How Internal Communications Fosters Connection, Culture and Profitability

February 1, 2024

By Emily Eillis

From driving business results to being built-in brand ambassadors, employees are a key audience for any organization. Or at least, they should be, as we see time and time again that business success and employee wellbeing are closely correlated. Ensuring employees feel heard, seen and valued is not only the ‘right’ thing to do from a moral/ethical standpoint, it’s also better for business.

From an employer perspective, this starts with ensuring any organizational updates are communicated internally and in a timely manner. This sounds simple but cannot be understated, as it’s important for employees to have a chance to ask questions and share feedback rather than being blindsided or hearing the news from an external source. Strong internal communications helps fuel effective two-way engagement between leaders and employees. This stimulates employee trust, drives productivity, and can differentiate a company as an employer of choice.

Building company culture and financial success

While effective internal communications is critical to a people-first culture, it’s also a leading financial performance driver. In fact, when employees understand their overall role in the business, studies show that 91 per cent will work towards company goals. Additionally, organizations that execute a strategic internal communications plan typically have higher total returns to shareholders over five years, compared to those that don’t prioritize internal communications.​ Beyond emails and instant messaging platforms like Microsoft Teams or Slack, determining the communications channels and tactics that best fit your team’s needs is also critical to ensure your message reaches employees how, why and when you want it to. Below are some examples of internal communications tactics business leaders can embed into their strategies to help engage employees.

  1. Company newsletters: Newsletters are a popular tactic when achieving “top-down” or “leadership” communications. This form of internal messaging is a great way to extend information from leadership to employees on business goals and outcomes, team announcements, industry news and trends, upcoming events, company accomplishments and any potential changes.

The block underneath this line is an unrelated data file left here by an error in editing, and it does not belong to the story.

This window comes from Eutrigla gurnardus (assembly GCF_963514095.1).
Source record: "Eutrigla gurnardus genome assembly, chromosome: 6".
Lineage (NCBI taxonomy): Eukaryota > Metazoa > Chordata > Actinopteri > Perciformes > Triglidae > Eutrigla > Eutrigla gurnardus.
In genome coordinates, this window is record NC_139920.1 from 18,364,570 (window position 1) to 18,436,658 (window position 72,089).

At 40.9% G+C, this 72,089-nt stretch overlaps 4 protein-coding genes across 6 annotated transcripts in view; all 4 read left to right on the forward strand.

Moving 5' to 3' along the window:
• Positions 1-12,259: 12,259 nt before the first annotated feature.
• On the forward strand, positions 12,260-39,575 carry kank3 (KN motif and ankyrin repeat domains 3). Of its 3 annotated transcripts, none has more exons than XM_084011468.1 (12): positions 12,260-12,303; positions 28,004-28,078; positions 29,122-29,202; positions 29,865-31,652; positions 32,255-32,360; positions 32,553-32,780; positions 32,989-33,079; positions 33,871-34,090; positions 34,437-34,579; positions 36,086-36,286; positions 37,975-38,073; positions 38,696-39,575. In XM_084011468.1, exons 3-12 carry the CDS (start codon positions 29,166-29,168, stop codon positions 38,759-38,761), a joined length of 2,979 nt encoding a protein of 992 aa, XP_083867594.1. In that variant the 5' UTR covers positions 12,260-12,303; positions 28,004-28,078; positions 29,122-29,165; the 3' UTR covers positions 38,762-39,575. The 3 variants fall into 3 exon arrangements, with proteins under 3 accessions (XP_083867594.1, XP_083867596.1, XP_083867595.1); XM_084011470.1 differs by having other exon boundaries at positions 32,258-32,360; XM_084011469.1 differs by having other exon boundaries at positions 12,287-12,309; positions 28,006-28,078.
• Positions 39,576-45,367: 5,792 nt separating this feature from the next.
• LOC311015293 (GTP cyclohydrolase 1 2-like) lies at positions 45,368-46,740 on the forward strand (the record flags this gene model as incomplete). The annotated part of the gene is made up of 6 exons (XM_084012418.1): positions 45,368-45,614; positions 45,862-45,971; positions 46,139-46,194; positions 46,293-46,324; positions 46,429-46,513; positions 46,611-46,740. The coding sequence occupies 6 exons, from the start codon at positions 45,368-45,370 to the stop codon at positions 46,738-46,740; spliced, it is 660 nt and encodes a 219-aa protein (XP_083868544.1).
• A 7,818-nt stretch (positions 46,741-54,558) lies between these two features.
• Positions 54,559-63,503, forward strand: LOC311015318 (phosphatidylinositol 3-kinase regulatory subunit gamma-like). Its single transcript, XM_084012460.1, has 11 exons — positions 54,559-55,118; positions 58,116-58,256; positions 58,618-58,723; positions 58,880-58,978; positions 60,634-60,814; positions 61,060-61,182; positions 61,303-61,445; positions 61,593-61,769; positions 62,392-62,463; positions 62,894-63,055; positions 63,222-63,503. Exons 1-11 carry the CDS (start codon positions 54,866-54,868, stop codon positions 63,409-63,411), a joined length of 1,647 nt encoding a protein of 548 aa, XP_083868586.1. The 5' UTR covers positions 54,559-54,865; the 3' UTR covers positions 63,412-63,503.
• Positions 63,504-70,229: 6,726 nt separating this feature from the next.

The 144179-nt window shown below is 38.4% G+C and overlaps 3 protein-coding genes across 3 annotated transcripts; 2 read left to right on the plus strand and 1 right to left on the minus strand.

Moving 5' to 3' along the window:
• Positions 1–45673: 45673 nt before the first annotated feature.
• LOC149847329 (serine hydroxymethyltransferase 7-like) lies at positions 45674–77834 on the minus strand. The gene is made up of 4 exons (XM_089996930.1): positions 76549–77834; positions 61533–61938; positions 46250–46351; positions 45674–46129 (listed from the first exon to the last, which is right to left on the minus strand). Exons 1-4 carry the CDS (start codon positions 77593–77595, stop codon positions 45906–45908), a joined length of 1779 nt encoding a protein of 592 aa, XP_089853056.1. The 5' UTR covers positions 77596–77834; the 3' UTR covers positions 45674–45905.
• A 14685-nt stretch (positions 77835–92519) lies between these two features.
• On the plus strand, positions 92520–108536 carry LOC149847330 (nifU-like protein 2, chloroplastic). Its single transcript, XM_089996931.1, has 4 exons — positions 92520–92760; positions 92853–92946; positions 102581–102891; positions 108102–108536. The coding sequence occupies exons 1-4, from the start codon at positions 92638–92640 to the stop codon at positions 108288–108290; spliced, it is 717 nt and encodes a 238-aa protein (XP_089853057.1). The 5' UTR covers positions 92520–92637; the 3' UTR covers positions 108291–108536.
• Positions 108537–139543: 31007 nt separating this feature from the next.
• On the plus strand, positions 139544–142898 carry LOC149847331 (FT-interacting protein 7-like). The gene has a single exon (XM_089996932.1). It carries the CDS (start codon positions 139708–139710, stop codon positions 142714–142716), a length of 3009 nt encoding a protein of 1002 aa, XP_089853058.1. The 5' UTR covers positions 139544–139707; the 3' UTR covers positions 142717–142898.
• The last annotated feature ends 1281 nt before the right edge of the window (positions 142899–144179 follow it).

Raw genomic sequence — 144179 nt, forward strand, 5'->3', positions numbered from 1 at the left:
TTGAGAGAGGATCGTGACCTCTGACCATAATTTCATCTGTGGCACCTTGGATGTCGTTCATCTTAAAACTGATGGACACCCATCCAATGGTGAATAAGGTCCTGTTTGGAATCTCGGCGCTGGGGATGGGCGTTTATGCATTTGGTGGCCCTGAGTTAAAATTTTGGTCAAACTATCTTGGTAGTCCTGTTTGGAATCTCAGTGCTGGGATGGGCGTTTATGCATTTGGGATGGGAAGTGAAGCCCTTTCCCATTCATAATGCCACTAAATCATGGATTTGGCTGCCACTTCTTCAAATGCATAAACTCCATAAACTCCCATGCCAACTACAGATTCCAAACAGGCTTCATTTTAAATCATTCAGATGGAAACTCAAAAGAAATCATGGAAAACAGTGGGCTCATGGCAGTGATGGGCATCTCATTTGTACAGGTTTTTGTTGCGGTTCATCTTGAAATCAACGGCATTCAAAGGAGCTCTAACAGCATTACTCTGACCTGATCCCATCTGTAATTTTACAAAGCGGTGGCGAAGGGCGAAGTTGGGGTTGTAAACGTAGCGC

2. Employee Q&As: Especially during times of transformation in the workplace – whether changes in senior leadership, layoffs, partnerships or M&A announcements – it’s important to come prepared with questions employees may ask. Providing clear and concise answers to anticipated questions will ensure consistent key messaging to help minimize confusion and foster a sense of understanding. Hosting these Q&As through virtual or in-person meetings is recommended for a more personable approach, but these can also be provided in written documents.
  3. Pulse surveys: As a form of “bottom-up” or two-way communication, pulse employee surveys provide opportunities for feedback from staff. Executing surveys not only provides insightful feedback that can be implemented by leadership, but can also enhance the employee experience by demonstrating that their voice matters and leadership wants it to be heard.
  4. Town hall presentations: Hosting ongoing town hall meetings with staff is an effective and personable practice to provide information and business updates. Town halls open the floor for collaboration and can streamline communication between leadership and employees through open dialogue. Whether virtual or remote, face-to-face communication provides a more social and humanized experience for staff, offering a better sense of community and culture among employees.

Whether you have a big announcement coming your way, are looking to strengthen your company culture or just better orchestrate daily communications among teams, consider implementing an internal communications strategy. You will notice an inherent impact to your business objectives and performance goals in a very positive way.

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